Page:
In addition to social security benefits, the social services element of social welfare expenditures is designed to further social objectives, such as assisting new immigrants or people with physical or mental disabilities. These programs offer diverse social services that are provided by the state, local authorities, or external entities, with state funding or supervision. The services are administered by the Ministry of Social Affairs and Social Services, Ministry of Economy (spending on employment and early childhood), the Ministry of Housing, and the Ministry of Immigrant Absorption.
The Ministry of Social Affairs and Social Services provides personal social services to vulnerable population groups. Although total Ministry of Social Affairs and Social Services expenditure accounts for just 1.2 percent of total government expenditure, the Ministry’s budget as a percentage of GDP has increased in recent years. This trend reflects a major increase in the Ministry budget, due, in particular, to an increase in the number of households served by the Ministry: 331,000 households served in 2000 compared to 464,000 in 2014 – or 20 percent of all Israeli households.
The Ministry of Economy has made a special effort in recent years to bring specific target populations, such as Arab Israelis, Haredim and people with disabilities, into the labor market. Despite this effort, Israel invests less than other welfare states to encourage overall employment rates—an argument raised in OECD reports on employment in Israel. Early childcare, however, is a different story. This was a major topic of discussion during the 2011 social justice protests and expansion of government-sponsored early childhood education was included in the recommendations of the Trajtenberg Committee. Accordingly, spending in this area has increased in recent years. Government expenditure for the Day Care Centers Department amounted to one billion shekels in 2014. In particular, there was a 40 percent increase in expenditure related to subsidizing the fees paid by working parents for their children’s afternoon programs, day care centers and family child care.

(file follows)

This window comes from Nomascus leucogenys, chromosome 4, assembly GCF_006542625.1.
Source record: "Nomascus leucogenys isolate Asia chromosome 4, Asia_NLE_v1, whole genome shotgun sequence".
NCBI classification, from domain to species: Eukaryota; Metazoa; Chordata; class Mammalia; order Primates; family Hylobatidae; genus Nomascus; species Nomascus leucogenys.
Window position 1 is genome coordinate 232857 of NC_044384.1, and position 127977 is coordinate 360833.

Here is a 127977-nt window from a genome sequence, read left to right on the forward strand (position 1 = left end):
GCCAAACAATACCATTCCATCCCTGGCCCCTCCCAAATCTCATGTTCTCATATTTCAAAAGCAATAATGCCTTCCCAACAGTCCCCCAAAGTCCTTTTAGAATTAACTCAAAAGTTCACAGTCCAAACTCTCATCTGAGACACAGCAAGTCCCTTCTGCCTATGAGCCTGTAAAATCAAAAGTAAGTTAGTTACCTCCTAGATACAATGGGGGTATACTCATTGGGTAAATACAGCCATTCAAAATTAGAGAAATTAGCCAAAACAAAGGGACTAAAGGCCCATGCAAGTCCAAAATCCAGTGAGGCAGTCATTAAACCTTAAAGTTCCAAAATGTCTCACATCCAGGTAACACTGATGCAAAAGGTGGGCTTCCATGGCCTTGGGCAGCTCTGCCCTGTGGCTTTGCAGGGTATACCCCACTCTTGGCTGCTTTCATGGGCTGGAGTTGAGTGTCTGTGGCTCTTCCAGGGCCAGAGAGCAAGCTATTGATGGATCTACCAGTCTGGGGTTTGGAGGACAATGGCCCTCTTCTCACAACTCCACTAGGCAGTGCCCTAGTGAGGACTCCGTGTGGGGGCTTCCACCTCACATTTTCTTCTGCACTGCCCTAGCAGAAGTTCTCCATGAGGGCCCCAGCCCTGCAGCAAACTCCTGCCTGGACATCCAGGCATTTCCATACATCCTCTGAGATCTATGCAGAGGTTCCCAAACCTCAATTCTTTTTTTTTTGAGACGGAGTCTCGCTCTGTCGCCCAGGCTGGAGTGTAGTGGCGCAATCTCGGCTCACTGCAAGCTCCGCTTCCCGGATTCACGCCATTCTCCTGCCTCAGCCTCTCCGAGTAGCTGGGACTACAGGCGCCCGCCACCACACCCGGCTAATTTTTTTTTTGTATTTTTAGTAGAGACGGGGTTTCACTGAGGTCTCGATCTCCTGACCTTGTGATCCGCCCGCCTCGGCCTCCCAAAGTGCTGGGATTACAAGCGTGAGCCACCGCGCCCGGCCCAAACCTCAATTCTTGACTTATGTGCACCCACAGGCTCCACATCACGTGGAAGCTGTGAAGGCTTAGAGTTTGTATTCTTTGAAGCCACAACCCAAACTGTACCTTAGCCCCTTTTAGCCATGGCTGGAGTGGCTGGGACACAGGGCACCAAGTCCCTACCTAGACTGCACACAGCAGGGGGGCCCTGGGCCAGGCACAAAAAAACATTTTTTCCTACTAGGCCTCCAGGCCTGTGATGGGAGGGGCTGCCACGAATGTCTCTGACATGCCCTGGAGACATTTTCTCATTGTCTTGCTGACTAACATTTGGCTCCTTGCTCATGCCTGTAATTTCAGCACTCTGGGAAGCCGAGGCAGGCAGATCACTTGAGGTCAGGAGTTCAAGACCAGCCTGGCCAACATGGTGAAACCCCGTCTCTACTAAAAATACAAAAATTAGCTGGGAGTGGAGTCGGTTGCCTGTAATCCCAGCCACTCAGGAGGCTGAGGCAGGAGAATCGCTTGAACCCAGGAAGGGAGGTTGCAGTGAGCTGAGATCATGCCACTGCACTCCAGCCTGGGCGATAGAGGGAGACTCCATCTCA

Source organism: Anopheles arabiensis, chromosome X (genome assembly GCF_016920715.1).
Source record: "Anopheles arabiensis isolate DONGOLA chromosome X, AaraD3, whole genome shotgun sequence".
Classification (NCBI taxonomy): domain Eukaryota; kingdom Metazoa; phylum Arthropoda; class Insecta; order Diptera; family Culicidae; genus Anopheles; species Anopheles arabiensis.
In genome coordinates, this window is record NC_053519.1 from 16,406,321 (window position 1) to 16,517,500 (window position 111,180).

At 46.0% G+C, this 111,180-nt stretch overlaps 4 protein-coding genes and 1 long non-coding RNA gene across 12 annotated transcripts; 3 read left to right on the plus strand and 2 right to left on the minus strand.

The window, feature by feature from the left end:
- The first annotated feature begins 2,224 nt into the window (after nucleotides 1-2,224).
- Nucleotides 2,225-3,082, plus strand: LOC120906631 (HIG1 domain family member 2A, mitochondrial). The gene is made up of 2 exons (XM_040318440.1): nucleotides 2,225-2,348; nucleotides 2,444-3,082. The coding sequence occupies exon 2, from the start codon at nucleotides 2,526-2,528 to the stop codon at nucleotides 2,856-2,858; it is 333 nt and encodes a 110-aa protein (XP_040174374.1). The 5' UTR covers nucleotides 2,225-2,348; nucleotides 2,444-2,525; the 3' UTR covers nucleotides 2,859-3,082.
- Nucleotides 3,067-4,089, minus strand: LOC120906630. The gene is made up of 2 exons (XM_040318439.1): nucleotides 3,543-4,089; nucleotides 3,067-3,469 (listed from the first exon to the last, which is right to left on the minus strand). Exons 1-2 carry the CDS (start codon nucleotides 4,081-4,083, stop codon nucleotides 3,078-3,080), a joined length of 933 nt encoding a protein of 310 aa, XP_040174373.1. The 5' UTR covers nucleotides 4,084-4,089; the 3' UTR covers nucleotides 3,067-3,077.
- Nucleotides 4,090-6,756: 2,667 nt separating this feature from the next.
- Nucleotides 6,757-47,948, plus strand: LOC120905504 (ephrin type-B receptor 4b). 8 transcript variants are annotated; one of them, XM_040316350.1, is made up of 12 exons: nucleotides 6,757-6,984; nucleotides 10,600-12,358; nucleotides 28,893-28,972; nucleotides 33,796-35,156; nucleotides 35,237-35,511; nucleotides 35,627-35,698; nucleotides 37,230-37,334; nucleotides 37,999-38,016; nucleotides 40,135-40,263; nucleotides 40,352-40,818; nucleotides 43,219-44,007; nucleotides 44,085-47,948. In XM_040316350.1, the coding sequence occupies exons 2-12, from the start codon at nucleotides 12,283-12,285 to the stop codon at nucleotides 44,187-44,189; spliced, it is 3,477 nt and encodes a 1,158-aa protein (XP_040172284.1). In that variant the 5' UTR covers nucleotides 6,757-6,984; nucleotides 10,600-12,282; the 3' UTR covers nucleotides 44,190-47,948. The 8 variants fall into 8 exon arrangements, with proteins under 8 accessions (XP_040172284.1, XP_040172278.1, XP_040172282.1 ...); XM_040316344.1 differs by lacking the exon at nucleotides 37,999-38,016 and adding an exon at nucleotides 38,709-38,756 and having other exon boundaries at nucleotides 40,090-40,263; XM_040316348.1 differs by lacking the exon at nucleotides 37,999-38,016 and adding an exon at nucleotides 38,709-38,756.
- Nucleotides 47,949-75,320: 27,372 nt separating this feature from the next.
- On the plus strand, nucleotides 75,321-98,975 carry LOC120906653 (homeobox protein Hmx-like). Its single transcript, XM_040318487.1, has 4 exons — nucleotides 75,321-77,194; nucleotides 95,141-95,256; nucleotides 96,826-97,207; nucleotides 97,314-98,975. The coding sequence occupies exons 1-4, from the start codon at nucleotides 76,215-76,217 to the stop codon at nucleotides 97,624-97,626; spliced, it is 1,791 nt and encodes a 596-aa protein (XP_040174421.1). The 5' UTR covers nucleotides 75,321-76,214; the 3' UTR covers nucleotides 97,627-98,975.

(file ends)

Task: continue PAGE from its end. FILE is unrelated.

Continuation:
Despite intensive public preoccupation with the issue of housing in recent years, government expenditures by the Ministry of Housing have declined. A dramatic contraction of the public housing supply and cutbacks in rent subsidies are factors that may explain the downturn in spending. Instead the government has sought to deal with the housing shortage in Israel by increasing private housing stock by lowering the cost of public land and enforcing lower prices for houses sold on these lots.
The budget of the Ministry of Immigrant Absorption traditionally accounts for the smallest share of Israel’s social welfare expenditure. This trend was reinforced over the past decade, with the number of immigrants to Israel declining sharply.
In conclusion, Israel’s public expenditure on social welfare has been growing since the middle of the last decade, due primarily to increased spending on social security. The changes in expenditure stem mostly from demographic changes, while a small portion is due to legislative change and changing demand for public services.
Looking to the future, the Israeli government will be introducing new child development accounts in January 2017. This program will put aside 50 shekels every month for each Israeli child until the age of 18. Government plans for 2017 also include raising cash benefits for the elderly and adding 300 million shekels to the funding of disability benefits.